Earlier this month, six more Oath Keepers members or affiliates were found guilty of charges stemming from their participation in the attack on the U.S. Capitol.
Now one juror is revealing how hard it is to participate in these cases, citing emotional manipulation by one defense lawyer and debates over the details of charges.
Identified only as “Ellen,” a juror from the most recent case spoke in a new interview on C-SPAN (full length below), sharing her experiences.
One of the hardest things she described suffering through was watching a defense attorney attack his own client, in hopes of making the man, who is autistic, break down on the stand and net him sympathy from the jurors.
The other major struggle, she says, was going over the exact details of various charges — for example, did two defendants who did not actually enter the building also obstruct Congress?
What about the difference between obstructing Congress and conspiring to obstruct Congress — or conspiring to obstruct an officer of the United States from carrying out a sworn duty?
The juror says that video evidence from outside the building helped, referring to one defendant, Bennie Parker (the eldest of the six at age 72), who didn’t enter the building —citing his arthritis — and instead gave an interview to a reporter.
Parker admitted that he believed his group was likely committing crimes but asserted that there were too many of them for law enforcement to do anything about it, rhapsodizing about the possibility of civil war, and boasting about bringing his weapons.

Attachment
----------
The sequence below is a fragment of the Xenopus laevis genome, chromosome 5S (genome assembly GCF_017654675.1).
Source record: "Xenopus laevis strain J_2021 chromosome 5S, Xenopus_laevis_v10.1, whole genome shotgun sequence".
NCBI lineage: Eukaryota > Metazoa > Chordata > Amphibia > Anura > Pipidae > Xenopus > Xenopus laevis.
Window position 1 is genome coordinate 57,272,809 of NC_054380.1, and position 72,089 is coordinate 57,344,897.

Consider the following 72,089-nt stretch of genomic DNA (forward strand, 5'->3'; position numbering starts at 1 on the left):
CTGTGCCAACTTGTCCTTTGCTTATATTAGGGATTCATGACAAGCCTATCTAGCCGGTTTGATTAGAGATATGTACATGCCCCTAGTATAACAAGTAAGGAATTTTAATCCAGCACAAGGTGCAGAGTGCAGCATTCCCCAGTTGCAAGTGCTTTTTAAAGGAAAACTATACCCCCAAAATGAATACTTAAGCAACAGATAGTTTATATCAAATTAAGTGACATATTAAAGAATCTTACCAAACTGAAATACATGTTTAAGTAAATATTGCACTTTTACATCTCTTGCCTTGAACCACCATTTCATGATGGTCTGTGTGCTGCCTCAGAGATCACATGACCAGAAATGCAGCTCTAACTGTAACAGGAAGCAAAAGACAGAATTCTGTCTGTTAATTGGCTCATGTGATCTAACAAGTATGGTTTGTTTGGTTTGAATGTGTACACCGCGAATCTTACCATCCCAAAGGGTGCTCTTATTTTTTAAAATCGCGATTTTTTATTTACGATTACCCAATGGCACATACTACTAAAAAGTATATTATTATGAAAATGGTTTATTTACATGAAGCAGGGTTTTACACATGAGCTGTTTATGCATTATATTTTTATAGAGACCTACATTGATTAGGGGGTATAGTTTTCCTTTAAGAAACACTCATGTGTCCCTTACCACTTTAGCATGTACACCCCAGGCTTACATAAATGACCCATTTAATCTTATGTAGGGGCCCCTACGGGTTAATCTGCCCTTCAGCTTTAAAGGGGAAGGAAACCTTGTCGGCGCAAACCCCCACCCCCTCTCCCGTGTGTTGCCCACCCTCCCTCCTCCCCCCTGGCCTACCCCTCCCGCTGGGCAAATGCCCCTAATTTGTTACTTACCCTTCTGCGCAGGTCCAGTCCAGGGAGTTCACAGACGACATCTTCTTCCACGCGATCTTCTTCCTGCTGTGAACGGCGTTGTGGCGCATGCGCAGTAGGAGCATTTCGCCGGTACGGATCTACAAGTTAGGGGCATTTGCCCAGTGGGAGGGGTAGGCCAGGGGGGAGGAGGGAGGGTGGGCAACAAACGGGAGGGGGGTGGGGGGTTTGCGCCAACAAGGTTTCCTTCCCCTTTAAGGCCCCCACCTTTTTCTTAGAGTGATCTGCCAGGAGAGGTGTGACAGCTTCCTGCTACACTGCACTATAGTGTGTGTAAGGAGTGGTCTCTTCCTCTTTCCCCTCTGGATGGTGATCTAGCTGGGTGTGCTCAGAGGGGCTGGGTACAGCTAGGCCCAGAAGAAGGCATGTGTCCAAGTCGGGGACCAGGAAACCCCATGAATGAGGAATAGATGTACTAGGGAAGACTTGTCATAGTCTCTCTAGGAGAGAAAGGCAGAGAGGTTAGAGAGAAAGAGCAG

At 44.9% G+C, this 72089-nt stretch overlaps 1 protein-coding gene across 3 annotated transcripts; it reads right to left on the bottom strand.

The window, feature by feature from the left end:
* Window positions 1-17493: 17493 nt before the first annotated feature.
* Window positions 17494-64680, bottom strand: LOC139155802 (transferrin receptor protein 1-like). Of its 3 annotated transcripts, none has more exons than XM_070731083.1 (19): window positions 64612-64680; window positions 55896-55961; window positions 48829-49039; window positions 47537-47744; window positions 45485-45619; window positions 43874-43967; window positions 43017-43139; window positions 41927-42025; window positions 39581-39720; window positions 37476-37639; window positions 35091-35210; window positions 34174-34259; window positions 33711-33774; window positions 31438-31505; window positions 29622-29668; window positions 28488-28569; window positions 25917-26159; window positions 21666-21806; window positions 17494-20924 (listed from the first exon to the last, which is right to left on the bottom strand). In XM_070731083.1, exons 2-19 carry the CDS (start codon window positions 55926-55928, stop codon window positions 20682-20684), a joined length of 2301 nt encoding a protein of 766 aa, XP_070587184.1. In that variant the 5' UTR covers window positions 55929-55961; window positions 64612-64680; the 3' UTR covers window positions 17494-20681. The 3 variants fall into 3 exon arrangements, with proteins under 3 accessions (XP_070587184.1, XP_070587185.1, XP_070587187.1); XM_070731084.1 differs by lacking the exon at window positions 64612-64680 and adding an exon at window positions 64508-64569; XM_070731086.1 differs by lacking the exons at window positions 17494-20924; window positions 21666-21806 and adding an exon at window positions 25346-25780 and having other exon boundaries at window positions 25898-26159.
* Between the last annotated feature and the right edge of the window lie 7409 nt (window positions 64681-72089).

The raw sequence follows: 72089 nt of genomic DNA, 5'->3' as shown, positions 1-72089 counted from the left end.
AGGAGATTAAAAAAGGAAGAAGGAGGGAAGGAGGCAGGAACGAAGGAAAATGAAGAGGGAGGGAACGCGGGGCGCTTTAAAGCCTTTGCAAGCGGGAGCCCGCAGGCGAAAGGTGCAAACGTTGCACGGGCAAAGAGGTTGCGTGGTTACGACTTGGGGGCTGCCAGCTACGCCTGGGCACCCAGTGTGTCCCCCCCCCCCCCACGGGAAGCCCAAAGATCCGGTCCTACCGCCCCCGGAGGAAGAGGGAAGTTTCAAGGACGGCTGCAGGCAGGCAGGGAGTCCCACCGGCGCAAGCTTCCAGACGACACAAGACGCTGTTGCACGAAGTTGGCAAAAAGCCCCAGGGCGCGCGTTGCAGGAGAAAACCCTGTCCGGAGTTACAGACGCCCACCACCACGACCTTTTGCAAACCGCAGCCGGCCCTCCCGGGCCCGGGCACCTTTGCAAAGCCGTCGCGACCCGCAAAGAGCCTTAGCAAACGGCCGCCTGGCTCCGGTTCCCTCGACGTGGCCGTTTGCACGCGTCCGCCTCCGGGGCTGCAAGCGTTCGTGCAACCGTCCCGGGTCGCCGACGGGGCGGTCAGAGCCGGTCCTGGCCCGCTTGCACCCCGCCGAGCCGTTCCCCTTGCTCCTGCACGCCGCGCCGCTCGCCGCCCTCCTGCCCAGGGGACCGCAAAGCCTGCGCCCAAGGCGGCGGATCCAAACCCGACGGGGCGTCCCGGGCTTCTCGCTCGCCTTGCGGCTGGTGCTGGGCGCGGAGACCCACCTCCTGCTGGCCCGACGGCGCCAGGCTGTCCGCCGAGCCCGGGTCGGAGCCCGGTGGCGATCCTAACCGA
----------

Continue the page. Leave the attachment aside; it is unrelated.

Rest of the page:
The juror also addressed the difficulty of dealing with older defendants, including the aforementioned Parker and his wife, Sandra, who is 63. She says:
“There was a lot of sympathy. We felt like they stumbled into something they didn’t know what they were getting into, but, here’s the most amazing thing: we had over 600 pieces of evidence, texts and tweets and videos and and and um papers to go through but here’s something that is just amazing.”
Ultimately, five defendants (Sandra Parker, Bennie Parker, Connie Meggs, Laura Steele, and William Isaacs) were found guilty of conspiring to obstruct an official proceeding.
All of the above — except Bennie Parker — were convicted of additional felonies (obstruction of an official proceeding, conspiring to prevent an officer of the United States from discharging a duty, and destruction of government property)>
And all five, along with a sixth defendant, Michael Greene, were found guilty of the misdemeanor of entering and remaining in a restricted building or grounds, according to a Justice Department press release.
Check out the juror’s entire interview below.
Steph Bazzle covers politics and theocracy, always aiming for a world free from extremism and authoritarianism. Follow Steph on Twitter @imjustasteph.